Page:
Tuesday, March 25, 2014

Videos: Hammer Forged Rifling

In our last post, we looked at a couple of videos showing how button rifling works. This is a technique we had studied many months ago. In today's post, we will revisit another technique that we had studied back in May 2010, hammer forged rifling. To refresh your memory, here's a link to the original post, describing the process of hammer forged rifling.

Now that you've read that post, let us watch a couple of videos showing the process in action. First up, we have a short video from Daniel Defense, a well known manufacturer of firearms and firearm parts here in America. While many American manufacturers prefer to use button rifling to make their barrels, Daniel Defense uses hammer forging machines.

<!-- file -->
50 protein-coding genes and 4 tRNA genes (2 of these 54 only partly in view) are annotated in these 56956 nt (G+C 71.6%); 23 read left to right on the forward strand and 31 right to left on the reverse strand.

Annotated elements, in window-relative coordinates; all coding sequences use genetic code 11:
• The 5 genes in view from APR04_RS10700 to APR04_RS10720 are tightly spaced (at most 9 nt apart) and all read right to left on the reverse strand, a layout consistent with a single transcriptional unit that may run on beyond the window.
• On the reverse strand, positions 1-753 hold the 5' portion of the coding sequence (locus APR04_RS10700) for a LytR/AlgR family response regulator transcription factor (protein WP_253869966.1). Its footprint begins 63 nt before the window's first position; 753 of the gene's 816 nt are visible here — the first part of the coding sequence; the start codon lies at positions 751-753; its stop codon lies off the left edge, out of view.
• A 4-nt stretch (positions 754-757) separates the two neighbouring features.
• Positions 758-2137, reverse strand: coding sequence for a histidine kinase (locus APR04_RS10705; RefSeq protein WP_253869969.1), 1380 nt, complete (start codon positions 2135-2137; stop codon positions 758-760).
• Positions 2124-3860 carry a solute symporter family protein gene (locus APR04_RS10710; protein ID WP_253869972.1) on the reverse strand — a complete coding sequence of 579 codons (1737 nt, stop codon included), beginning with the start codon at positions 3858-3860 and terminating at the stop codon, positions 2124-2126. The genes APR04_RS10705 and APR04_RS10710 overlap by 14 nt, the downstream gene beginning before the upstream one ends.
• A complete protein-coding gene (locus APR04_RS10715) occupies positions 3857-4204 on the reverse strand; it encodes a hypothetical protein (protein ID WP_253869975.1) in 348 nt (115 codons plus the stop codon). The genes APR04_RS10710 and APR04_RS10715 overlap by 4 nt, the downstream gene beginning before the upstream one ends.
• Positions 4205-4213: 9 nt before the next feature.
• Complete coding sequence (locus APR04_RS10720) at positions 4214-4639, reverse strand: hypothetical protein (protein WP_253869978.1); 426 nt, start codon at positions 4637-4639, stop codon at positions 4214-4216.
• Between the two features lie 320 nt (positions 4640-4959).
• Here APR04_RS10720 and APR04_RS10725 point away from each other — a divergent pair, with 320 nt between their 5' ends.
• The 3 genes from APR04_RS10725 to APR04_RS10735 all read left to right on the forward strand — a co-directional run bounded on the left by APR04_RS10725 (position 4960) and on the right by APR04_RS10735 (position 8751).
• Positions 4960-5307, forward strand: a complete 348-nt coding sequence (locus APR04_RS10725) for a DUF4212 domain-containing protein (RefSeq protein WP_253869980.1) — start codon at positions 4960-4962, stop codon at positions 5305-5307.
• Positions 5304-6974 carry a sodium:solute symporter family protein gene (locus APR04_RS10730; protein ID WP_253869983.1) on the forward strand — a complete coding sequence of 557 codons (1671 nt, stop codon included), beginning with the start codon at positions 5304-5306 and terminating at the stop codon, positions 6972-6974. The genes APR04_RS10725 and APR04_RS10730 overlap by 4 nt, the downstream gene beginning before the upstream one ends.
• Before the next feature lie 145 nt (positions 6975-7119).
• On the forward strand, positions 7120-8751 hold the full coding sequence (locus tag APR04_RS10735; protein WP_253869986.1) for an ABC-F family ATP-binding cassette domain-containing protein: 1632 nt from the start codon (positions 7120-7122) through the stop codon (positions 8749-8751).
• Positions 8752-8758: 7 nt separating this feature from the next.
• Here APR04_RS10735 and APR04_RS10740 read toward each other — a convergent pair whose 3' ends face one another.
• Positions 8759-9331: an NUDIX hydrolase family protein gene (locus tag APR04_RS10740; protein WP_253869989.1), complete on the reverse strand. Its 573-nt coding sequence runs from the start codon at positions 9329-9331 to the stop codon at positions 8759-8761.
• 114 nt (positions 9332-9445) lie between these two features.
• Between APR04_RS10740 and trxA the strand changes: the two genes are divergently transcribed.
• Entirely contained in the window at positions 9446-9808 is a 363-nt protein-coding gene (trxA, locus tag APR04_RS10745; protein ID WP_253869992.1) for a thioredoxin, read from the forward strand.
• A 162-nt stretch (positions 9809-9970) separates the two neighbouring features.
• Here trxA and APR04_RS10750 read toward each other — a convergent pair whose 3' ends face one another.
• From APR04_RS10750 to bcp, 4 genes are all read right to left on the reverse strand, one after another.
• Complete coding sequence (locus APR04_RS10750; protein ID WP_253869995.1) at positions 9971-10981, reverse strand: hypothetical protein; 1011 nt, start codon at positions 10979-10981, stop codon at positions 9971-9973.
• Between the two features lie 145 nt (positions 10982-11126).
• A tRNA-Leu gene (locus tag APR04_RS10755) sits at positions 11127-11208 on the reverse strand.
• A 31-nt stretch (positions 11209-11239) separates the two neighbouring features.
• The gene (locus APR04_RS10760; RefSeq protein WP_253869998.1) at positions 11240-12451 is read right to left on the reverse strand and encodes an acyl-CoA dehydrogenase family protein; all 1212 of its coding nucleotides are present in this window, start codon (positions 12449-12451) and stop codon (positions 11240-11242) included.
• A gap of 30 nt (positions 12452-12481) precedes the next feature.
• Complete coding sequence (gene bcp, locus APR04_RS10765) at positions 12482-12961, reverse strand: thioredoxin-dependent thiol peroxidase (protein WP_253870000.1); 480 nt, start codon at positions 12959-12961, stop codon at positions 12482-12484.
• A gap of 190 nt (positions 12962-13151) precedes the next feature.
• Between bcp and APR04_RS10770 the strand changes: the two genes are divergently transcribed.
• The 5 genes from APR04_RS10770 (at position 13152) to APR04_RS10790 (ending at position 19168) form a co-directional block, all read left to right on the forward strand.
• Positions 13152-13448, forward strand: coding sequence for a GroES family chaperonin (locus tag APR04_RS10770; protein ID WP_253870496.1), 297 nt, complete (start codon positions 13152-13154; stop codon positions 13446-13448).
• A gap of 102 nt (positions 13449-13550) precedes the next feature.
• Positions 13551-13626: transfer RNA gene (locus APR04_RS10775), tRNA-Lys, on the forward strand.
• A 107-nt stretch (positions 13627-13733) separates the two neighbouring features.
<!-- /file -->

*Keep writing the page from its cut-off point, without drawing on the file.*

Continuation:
As we mentioned in the original post, hammer forged rifling is much more prevalent in Europe than America. Here's a couple more videos of the process, from European manufacturers. The next video is from Armalon UK:


And finally, we have another video about the process, as done by the Steyr Mannlicher factory in the town of Steyr, Austria. Incidentally, the leading manufacturer of hammer forging machines in the world is an Austrian company called GFM GmbH, which is also located in the town of Steyr! It is interesting to note that Steyr Mannlicher actually uses a slightly different process to make their barrels, than most other manufacturers of hammer forged barrels. The following video describes their process and also how they do some things differently than other companies.


Happy viewing!

Monday, March 24, 2014